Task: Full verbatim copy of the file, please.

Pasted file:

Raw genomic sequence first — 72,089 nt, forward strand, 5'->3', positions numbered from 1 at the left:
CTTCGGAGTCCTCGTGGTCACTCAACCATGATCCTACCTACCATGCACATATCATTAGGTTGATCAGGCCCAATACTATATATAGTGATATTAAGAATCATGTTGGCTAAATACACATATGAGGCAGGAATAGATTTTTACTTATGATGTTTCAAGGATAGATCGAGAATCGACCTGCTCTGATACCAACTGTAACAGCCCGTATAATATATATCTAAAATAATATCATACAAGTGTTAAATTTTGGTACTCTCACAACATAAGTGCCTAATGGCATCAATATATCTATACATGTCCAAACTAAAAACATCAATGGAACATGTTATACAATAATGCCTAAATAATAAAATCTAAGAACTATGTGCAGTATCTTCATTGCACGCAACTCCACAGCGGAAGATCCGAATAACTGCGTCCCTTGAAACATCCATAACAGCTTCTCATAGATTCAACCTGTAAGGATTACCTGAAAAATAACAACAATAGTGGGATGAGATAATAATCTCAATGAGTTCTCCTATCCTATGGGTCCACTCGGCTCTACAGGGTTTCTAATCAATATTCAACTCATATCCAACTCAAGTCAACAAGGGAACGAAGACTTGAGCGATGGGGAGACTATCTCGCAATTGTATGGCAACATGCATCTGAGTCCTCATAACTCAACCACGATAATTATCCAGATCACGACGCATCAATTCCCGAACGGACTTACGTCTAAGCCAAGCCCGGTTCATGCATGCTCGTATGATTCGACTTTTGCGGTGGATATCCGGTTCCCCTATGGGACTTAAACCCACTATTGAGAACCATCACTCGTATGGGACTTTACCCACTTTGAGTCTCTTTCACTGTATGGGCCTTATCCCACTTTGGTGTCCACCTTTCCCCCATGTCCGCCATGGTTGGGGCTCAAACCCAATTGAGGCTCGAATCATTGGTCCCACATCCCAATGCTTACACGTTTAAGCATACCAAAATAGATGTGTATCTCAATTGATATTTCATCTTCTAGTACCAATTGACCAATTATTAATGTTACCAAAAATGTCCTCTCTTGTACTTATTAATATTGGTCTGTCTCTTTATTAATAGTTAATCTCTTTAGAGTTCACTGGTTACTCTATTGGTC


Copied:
Raw genomic sequence first — 72,089 nt, forward strand, 5'->3', positions numbered from 1 at the left:
CTTCGGAGTCCTCGTGGTCACTCAACCATGATCCTACCTACCATGCACATATCATTAGGTTGATCAGGCCCAATACTATATATAGTGATATTAAGAATCATGTTGGCTAAATACACATATGAGGCAGGAATAGATTTTTACTTATGATGTTTCAAGGATAGATCGAGAATCGACCTGCTCTGATACCAACTGTAACAGCCCGTATAATATATATCTAAAATAATATCATACAAGTGTTAAATTTTGGTACTCTCACAACATAAGTGCCTAATGGCATCAATATATCTATACATGTCCAAACTAAAAACATCAATGGAACATGTTATACAATAATGCCTAAATAATAAAATCTAAGAACTATGTGCAGTATCTTCATTGCACGCAACTCCACAGCGGAAGATCCGAATAACTGCGTCCCTTGAAACATCCATAACAGCTTCTCATAGATTCAACCTGTAAGGATTACCTGAAAAATAACAACAATAGTGGGATGAGATAATAATCTCAATGAGTTCTCCTATCCTATGGGTCCACTCGGCTCTACAGGGTTTCTAATCAATATTCAACTCATATCCAACTCAAGTCAACAAGGGAACGAAGACTTGAGCGATGGGGAGACTATCTCGCAATTGTATGGCAACATGCATCTGAGTCCTCATAACTCAACCACGATAATTATCCAGATCACGACGCATCAATTCCCGAACGGACTTACGTCTAAGCCAAGCCCGGTTCATGCATGCTCGTATGATTCGACTTTTGCGGTGGATATCCGGTTCCCCTATGGGACTTAAACCCACTATTGAGAACCATCACTCGTATGGGACTTTACCCACTTTGAGTCTCTTTCACTGTATGGGCCTTATCCCACTTTGGTGTCCACCTTTCCCCCATGTCCGCCATGGTTGGGGCTCAAACCCAATTGAGGCTCGAATCATTGGTCCCACATCCCAATGCTTACACGTTTAAGCATACCAAAATAGATGTGTATCTCAATTGATATTTCATCTTCTAGTACCAATTGACCAATTATTAATGTTACCAAAAATGTCCTCTCTTGTACTTATTAATATTGGTCTGTCTCTTTATTAATAGTTAATCTCTTTAGAGTTCACTGGTTACTCTATTGGTC